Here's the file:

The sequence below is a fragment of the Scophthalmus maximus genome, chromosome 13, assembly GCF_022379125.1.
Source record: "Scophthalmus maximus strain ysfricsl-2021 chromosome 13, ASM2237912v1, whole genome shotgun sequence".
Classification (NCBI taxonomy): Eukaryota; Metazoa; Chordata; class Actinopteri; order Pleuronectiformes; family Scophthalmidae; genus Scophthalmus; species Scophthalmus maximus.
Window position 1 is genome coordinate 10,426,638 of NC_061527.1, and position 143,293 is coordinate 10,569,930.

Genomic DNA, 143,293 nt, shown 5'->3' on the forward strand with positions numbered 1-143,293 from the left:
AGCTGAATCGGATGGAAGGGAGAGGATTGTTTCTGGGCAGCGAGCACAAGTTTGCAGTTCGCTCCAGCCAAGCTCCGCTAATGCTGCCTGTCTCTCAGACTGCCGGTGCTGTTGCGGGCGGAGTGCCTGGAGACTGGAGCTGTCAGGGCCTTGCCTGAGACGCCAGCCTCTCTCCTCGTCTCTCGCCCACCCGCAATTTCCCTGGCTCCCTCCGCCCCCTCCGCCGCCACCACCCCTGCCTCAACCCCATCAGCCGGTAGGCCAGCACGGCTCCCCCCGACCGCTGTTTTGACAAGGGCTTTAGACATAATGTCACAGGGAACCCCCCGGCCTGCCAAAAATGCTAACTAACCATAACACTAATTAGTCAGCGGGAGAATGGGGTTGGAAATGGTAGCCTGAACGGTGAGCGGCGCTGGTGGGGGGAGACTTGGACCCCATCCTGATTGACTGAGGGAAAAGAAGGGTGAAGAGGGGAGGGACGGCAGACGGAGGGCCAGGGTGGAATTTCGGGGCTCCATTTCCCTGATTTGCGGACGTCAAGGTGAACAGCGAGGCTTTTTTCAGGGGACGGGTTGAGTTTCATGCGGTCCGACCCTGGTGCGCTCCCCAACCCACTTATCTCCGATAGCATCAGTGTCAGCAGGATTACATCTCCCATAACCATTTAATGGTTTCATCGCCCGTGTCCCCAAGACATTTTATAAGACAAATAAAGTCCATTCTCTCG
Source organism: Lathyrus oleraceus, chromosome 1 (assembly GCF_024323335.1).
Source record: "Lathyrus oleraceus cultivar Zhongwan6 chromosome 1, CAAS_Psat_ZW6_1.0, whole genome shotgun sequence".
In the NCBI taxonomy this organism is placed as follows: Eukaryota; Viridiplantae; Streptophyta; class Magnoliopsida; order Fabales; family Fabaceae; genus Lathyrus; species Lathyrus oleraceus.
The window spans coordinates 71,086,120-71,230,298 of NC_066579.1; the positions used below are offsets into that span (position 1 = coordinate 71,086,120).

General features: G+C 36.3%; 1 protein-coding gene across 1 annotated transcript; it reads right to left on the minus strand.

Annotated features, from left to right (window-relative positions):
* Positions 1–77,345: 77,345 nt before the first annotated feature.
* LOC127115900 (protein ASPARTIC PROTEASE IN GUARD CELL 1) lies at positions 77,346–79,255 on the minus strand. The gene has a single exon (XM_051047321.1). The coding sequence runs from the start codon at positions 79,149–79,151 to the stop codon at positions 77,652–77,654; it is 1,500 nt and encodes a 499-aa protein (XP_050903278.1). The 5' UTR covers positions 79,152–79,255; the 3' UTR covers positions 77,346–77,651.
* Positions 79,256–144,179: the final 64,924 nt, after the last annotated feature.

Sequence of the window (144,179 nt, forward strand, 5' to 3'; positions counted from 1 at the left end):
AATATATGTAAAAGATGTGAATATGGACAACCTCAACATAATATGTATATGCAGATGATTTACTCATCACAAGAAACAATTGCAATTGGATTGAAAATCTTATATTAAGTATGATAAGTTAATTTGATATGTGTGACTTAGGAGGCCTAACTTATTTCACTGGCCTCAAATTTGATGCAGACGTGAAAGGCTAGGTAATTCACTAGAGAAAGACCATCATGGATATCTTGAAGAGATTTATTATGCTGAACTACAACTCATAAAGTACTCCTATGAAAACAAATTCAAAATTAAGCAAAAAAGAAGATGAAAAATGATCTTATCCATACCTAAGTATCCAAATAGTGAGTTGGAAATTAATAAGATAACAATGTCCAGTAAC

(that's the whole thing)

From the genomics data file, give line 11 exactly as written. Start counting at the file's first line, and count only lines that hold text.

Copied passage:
General features: G+C 36.3%; 1 protein-coding gene across 1 annotated transcript; it reads right to left on the minus strand.